As well as devising homemade techniques to keep on top of her psychological health, with such a large chunk of her life spent on the road, Olsen has had to adapt her creative approach. The early parts of that sprawling tour were difficult, proving to be barren creative ground as she grappled with the process of writing songs at no fixed abode. “It’s been an adjustment. I wrote some of the songs on side B of this record when I was in Australia. And then I wrote some of the others when I got back from this trip to Istanbul and Greece.” She lights up and her speech quickens as she recalls her most recent excursion. “It was like when The Beatles went to India,” she jokes, “in my head!” Born out of a desire to reconnect as a band and throw off the shackles of their newfound status as colleagues, it turned out to be just the artistic trigger they needed. “My band hasn’t really hung out together as people. We went from friends to business people very quickly and developed habits and wanted space from each other. Back in the day we used to ride bikes to our shitty rehearsal space,” she remembers, drifting off, “before I was getting paid and they were getting paid. Now, seeing the changes, it just felt like we had gone through so much together. So many boundaries have been set up now because I’m a boss, I guess. So we needed to hang out – go to these beautiful places and just hang out.”
The fruits of the resultant burst of inspiration will be released on September 2nd as ‘My Woman.’ A stunning LP of two halves, it is an album made by an obsessive music fan for obsessive music fans. “If you’re a record listener,” says Olsen, delighting in the details of the album, “and you put it on your record player, side A is going to be more upbeat, and then side B is going to be heavy; me hanging out with my band and having a good time.” A labour of love, it captures her group at their telepathic best. Inspired by Fleetwood Mac, producer Justin Raisen encouraged them to record it live from the off in an attempt to maintain the energy of their mesmerising live show. Initially it was a disorientating experience, but as each member recorded in a separate room the chemistry didn’t take long to bubble up. Says Olsen: “We couldn’t see each other and we all had different mixes in our headphones so we were all hearing something else.”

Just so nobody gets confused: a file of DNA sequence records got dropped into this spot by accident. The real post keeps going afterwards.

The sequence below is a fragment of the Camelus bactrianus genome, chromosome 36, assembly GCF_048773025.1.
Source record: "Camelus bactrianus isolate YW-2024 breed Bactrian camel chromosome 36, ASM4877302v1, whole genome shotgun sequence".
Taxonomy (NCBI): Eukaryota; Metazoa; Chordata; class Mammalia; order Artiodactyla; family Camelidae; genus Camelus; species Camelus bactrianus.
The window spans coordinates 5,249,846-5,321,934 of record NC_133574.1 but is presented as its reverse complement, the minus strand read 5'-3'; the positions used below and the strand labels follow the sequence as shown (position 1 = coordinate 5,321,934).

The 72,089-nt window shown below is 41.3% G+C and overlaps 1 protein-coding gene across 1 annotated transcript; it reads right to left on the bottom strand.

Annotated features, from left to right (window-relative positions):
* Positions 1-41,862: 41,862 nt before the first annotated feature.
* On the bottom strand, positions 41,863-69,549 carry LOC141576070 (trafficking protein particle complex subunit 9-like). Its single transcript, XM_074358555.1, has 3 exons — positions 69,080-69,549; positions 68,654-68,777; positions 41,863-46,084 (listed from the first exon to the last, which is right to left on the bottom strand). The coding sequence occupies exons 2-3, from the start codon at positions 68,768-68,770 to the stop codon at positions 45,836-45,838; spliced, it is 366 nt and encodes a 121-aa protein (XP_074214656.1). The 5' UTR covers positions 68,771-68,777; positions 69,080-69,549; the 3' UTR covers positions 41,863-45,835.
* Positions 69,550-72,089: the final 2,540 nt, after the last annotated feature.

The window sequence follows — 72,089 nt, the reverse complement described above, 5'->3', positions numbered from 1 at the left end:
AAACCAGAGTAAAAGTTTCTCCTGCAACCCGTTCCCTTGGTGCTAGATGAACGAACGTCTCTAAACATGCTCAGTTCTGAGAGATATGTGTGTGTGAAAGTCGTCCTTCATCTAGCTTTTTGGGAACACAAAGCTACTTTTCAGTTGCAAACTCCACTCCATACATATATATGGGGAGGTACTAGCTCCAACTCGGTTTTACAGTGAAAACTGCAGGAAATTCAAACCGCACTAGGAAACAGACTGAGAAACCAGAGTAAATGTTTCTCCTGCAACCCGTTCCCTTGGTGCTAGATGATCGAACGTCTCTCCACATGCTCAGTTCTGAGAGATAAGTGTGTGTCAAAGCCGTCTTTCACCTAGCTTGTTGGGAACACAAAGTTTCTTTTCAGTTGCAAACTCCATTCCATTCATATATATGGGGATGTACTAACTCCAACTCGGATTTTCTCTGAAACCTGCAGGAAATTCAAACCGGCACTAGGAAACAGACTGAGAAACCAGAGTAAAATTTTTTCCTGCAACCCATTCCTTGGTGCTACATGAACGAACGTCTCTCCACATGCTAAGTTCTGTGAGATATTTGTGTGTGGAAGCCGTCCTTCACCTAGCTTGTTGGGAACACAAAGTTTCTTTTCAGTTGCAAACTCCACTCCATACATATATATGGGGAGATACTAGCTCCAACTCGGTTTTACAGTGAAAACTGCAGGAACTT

When it came together, it really came together, and as the synergy grew they found themselves enjoying the silences, the perfectly timed gaps in songs as much as the drum fills and guitar lines. “People don’t have to shred all the time,” she asserts, as if I was saying anything to the contrary. “Sometimes what’s wonderful is when people aren’t playing – those moments where the audience has to imagine the note, imagine what happens.” The live nature of the recording also means that not everything is pitch perfect, imbuing the finished article with a human character Olsen holds dear. “Stewart [Bronaugh, guitarist], goes into two guitar solos on ‘Sister’ and on one of them he kind of goes out of tune and loses it a little bit and then he pops back on.” I can almost smell the guitar strings as she gets lost in a list of ‘ands’ with her excitement. “Well, that’s my favourite part of that song!”
Taking the electric folk baton from ‘Burn Your Fire,’ ‘My Woman’ runs in all manner of new directions. The psych-pop, country and frazzled electric guitars of its predecessors are still present, and the influence of Leonard Cohen, Joni Mitchell and Hank Williams is still felt as keenly as ever, but this time Olsen has made a determined decision to incorporate those sounds and ethics as part of a much wider palette. The modus operandi, you feel, is to emulate rather than imitate this time around. Lead single ‘Intern’ is a solid mark of how far Olsen’s sound has come, and a decent synopsis of the rest of the LP: a dreamy, drumless lullaby shape of decidedly synthetic, rather than acoustic, textures. It could be lifted straight from Four-Calendar Café-era Cocteau Twins.